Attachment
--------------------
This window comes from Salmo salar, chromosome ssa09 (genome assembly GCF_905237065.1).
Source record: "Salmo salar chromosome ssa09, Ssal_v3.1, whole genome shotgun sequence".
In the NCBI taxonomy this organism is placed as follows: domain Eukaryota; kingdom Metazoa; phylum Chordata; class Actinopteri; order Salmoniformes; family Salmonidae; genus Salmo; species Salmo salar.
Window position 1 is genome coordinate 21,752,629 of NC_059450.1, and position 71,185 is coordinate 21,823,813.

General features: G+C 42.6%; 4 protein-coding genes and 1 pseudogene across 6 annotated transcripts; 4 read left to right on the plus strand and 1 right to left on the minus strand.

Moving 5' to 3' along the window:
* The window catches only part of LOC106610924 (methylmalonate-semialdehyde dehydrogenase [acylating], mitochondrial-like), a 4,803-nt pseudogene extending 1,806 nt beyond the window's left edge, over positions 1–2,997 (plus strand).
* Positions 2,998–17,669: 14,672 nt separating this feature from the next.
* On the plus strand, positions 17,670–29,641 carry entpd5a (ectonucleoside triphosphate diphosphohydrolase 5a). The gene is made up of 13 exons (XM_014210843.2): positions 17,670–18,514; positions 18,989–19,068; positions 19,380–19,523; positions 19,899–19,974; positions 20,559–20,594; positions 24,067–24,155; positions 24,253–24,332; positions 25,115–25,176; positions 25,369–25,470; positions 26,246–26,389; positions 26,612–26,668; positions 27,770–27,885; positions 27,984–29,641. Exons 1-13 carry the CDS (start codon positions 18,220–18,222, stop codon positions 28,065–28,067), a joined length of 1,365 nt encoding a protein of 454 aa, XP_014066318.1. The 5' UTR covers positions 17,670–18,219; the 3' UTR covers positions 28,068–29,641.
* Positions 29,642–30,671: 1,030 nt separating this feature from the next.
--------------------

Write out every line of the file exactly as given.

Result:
This window comes from Salmo salar, chromosome ssa09 (genome assembly GCF_905237065.1).
Source record: "Salmo salar chromosome ssa09, Ssal_v3.1, whole genome shotgun sequence".
In the NCBI taxonomy this organism is placed as follows: domain Eukaryota; kingdom Metazoa; phylum Chordata; class Actinopteri; order Salmoniformes; family Salmonidae; genus Salmo; species Salmo salar.
Window position 1 is genome coordinate 21,752,629 of NC_059450.1, and position 71,185 is coordinate 21,823,813.

General features: G+C 42.6%; 4 protein-coding genes and 1 pseudogene across 6 annotated transcripts; 4 read left to right on the plus strand and 1 right to left on the minus strand.

Moving 5' to 3' along the window:
* The window catches only part of LOC106610924 (methylmalonate-semialdehyde dehydrogenase [acylating], mitochondrial-like), a 4,803-nt pseudogene extending 1,806 nt beyond the window's left edge, over positions 1–2,997 (plus strand).
* Positions 2,998–17,669: 14,672 nt separating this feature from the next.
* On the plus strand, positions 17,670–29,641 carry entpd5a (ectonucleoside triphosphate diphosphohydrolase 5a). The gene is made up of 13 exons (XM_014210843.2): positions 17,670–18,514; positions 18,989–19,068; positions 19,380–19,523; positions 19,899–19,974; positions 20,559–20,594; positions 24,067–24,155; positions 24,253–24,332; positions 25,115–25,176; positions 25,369–25,470; positions 26,246–26,389; positions 26,612–26,668; positions 27,770–27,885; positions 27,984–29,641. Exons 1-13 carry the CDS (start codon positions 18,220–18,222, stop codon positions 28,065–28,067), a joined length of 1,365 nt encoding a protein of 454 aa, XP_014066318.1. The 5' UTR covers positions 17,670–18,219; the 3' UTR covers positions 28,068–29,641.
* Positions 29,642–30,671: 1,030 nt separating this feature from the next.